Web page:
The belt system used in Karate-Do was not always as it is now. Early in the history of Shotokan Karate, there was no real concept of belt colour. There were only two types, white and black. A karate practitioner’s belt was simply something worn around and to hold the gi.
Unlike the gi, which is always kept in pristine condition, Okinawan dogma stated that the belt was left unwashed as it contained the fighting spirit and soul of effort put into training. Effectively, a white belt would just get dirtier over time and eventually give the appearance of being black. This could mean that someone who had been training for two years would often wear the same belt as an absolute novice. Only highly proficient and long standing Karate students would have belts that were literally black.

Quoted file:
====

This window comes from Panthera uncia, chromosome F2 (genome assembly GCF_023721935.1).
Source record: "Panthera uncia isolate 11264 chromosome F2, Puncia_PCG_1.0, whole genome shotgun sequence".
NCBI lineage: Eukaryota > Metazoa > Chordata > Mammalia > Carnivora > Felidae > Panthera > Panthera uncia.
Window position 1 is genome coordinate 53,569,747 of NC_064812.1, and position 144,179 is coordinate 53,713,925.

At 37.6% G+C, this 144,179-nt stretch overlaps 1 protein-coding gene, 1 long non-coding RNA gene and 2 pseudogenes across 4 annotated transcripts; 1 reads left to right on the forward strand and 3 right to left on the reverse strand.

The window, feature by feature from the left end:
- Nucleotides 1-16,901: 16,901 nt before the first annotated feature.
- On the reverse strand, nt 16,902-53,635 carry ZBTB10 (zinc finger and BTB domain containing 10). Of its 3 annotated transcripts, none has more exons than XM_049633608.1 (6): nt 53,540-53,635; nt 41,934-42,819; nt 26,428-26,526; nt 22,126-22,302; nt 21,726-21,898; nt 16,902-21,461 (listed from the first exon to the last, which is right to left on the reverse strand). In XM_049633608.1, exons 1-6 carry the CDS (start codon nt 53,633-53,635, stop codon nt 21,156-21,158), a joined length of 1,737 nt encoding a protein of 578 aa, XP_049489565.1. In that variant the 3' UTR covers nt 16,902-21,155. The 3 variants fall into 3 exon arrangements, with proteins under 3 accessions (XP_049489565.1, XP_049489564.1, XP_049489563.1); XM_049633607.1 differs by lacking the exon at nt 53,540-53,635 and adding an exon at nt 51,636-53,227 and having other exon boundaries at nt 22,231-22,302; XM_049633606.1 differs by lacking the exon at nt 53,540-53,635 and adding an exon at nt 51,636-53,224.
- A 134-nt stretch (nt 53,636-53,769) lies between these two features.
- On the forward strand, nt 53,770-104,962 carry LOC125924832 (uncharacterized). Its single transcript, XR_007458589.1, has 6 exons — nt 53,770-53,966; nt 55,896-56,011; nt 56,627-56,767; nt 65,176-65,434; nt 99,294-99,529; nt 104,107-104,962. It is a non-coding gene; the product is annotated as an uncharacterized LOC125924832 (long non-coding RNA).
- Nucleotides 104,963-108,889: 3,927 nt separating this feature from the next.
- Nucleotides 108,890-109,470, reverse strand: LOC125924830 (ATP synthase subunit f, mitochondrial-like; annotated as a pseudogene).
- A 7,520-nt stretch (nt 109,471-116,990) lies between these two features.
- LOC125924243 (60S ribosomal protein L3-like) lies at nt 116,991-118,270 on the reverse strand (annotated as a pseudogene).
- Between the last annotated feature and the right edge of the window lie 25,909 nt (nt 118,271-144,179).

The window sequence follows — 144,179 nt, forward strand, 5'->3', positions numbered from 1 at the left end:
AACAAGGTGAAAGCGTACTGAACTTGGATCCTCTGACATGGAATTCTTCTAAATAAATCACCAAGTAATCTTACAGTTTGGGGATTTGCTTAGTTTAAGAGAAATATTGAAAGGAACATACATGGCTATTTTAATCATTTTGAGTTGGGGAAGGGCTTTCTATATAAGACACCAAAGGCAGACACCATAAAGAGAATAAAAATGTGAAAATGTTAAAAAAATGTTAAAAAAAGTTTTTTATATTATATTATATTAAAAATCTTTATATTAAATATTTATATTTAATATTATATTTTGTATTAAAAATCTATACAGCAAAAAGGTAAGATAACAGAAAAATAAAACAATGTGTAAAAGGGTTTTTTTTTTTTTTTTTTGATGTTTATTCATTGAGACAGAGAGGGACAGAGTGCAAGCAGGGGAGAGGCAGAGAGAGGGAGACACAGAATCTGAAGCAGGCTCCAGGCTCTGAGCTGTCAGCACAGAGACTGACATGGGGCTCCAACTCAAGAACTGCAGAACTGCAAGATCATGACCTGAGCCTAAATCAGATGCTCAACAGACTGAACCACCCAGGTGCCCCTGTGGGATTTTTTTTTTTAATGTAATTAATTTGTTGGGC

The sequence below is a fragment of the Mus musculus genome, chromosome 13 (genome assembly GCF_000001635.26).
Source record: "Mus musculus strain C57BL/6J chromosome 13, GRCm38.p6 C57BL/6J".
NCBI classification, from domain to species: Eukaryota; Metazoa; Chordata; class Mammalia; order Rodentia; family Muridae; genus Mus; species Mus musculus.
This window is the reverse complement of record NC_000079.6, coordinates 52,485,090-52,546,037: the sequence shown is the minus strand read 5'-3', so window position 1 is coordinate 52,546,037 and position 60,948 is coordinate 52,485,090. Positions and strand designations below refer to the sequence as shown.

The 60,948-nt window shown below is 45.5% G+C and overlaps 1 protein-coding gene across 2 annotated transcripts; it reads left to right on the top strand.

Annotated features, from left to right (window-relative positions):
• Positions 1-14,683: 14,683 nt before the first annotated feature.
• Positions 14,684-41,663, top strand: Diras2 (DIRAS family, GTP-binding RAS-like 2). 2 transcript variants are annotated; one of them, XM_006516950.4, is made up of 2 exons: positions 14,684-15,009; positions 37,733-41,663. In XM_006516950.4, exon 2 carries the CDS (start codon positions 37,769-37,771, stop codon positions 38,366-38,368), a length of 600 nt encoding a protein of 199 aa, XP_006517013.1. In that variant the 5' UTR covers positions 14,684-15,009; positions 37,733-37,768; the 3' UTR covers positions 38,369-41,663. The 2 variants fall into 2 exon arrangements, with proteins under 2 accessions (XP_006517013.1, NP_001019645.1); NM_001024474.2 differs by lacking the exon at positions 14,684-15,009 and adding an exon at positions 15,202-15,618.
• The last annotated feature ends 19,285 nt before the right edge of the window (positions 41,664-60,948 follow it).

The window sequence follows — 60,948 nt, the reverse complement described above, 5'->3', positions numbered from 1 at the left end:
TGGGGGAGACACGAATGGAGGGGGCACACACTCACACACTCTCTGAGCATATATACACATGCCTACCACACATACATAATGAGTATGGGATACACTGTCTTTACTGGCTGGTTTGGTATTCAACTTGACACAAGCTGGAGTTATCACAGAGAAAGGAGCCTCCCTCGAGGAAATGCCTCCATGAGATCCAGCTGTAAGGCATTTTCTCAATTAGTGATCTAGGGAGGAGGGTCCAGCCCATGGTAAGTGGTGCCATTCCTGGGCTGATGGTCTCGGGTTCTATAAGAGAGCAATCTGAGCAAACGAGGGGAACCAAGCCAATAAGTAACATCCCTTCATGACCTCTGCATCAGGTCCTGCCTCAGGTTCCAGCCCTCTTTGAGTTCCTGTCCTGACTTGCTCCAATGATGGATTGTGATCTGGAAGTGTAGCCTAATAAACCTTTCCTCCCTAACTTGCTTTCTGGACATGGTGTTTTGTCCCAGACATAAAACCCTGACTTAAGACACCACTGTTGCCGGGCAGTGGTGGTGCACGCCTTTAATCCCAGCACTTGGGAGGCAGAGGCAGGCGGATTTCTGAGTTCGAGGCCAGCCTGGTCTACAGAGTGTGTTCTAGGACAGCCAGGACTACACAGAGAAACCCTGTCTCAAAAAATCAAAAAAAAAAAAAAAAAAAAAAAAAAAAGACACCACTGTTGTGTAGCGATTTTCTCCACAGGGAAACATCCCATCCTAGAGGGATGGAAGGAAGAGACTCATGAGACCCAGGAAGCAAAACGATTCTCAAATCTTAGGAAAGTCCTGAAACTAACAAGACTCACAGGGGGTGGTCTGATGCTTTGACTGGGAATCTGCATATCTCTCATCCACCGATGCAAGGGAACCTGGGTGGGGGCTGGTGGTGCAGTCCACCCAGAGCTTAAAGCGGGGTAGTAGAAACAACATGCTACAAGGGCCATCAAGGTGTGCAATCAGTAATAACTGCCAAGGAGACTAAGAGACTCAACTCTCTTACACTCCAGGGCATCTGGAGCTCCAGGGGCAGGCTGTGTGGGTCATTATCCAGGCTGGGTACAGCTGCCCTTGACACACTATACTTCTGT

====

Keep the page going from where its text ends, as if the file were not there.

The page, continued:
It later became practise for a new black belt to be presented to a student whom the teacher thought to be highly skilled. When Master Funokoshi brought Karate to Japan from Okinawa, he introduced a green and a brown belt to structure the progress from beginner to those deemed highly skilled. The belt system was later modified by Master Nakayama to include a number of other colours that allowed a more structured progression.
As Karate was becoming more of an international art it had to appeal to as many people as possible. The people of Japan were more patient and repetitive in their Karate training. Due to the differences in culture, the western world predominantly wanted to learn a lot in a short time and wanted to see evidence of progress. The coloured belts offered short-term goals to suit those people looking for quick results.
The order of coloured belts is often different between associations with the exception of white belts for novices and the brown belts prior to black. This is the current progression of coloured belts/Kyu grades within the ASK.
Purple + One White Stripe |
Brown + One White Stripe |
Brown + Two White Stripes ||